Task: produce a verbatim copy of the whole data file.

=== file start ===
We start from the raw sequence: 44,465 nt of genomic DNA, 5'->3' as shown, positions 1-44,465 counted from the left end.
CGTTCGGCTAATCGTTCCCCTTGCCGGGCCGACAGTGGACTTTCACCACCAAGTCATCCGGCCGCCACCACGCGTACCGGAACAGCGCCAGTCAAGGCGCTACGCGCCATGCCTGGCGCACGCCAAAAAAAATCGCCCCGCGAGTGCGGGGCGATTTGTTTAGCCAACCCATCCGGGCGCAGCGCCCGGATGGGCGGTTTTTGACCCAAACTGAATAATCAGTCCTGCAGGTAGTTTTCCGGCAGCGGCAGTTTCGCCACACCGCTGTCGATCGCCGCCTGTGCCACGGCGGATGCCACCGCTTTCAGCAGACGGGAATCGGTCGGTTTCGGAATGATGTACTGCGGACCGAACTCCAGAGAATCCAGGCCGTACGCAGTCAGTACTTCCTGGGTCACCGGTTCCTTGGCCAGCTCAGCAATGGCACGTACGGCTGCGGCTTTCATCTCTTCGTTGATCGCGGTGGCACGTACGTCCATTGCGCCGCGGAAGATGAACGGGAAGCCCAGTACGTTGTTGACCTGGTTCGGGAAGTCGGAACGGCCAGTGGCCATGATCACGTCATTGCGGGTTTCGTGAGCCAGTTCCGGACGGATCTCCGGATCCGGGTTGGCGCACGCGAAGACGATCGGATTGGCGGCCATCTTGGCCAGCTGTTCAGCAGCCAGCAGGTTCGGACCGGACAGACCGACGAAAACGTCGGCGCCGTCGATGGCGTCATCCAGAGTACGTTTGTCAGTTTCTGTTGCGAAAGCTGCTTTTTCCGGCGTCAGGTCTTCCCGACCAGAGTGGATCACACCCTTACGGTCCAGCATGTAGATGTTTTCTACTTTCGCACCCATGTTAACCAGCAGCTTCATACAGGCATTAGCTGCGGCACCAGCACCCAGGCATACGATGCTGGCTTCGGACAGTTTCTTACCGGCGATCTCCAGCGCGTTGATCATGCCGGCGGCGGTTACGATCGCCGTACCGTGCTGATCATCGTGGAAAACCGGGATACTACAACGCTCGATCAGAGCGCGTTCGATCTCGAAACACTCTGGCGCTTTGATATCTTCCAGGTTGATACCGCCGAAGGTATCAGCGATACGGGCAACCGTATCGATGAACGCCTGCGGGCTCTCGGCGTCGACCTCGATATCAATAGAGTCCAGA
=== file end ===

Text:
We start from the raw sequence: 44,465 nt of genomic DNA, 5'->3' as shown, positions 1-44,465 counted from the left end.
CGTTCGGCTAATCGTTCCCCTTGCCGGGCCGACAGTGGACTTTCACCACCAAGTCATCCGGCCGCCACCACGCGTACCGGAACAGCGCCAGTCAAGGCGCTACGCGCCATGCCTGGCGCACGCCAAAAAAAATCGCCCCGCGAGTGCGGGGCGATTTGTTTAGCCAACCCATCCGGGCGCAGCGCCCGGATGGGCGGTTTTTGACCCAAACTGAATAATCAGTCCTGCAGGTAGTTTTCCGGCAGCGGCAGTTTCGCCACACCGCTGTCGATCGCCGCCTGTGCCACGGCGGATGCCACCGCTTTCAGCAGACGGGAATCGGTCGGTTTCGGAATGATGTACTGCGGACCGAACTCCAGAGAATCCAGGCCGTACGCAGTCAGTACTTCCTGGGTCACCGGTTCCTTGGCCAGCTCAGCAATGGCACGTACGGCTGCGGCTTTCATCTCTTCGTTGATCGCGGTGGCACGTACGTCCATTGCGCCGCGGAAGATGAACGGGAAGCCCAGTACGTTGTTGACCTGGTTCGGGAAGTCGGAACGGCCAGTGGCCATGATCACGTCATTGCGGGTTTCGTGAGCCAGTTCCGGACGGATCTCCGGATCCGGGTTGGCGCACGCGAAGACGATCGGATTGGCGGCCATCTTGGCCAGCTGTTCAGCAGCCAGCAGGTTCGGACCGGACAGACCGACGAAAACGTCGGCGCCGTCGATGGCGTCATCCAGAGTACGTTTGTCAGTTTCTGTTGCGAAAGCTGCTTTTTCCGGCGTCAGGTCTTCCCGACCAGAGTGGATCACACCCTTACGGTCCAGCATGTAGATGTTTTCTACTTTCGCACCCATGTTAACCAGCAGCTTCATACAGGCATTAGCTGCGGCACCAGCACCCAGGCATACGATGCTGGCTTCGGACAGTTTCTTACCGGCGATCTCCAGCGCGTTGATCATGCCGGCGGCGGTTACGATCGCCGTACCGTGCTGATCATCGTGGAAAACCGGGATACTACAACGCTCGATCAGAGCGCGTTCGATCTCGAAACACTCTGGCGCTTTGATATCTTCCAGGTTGATACCGCCGAAGGTATCAGCGATACGGGCAACCGTATCGATGAACGCCTGCGGGCTCTCGGCGTCGACCTCGATATCAATAGAGTCCAGA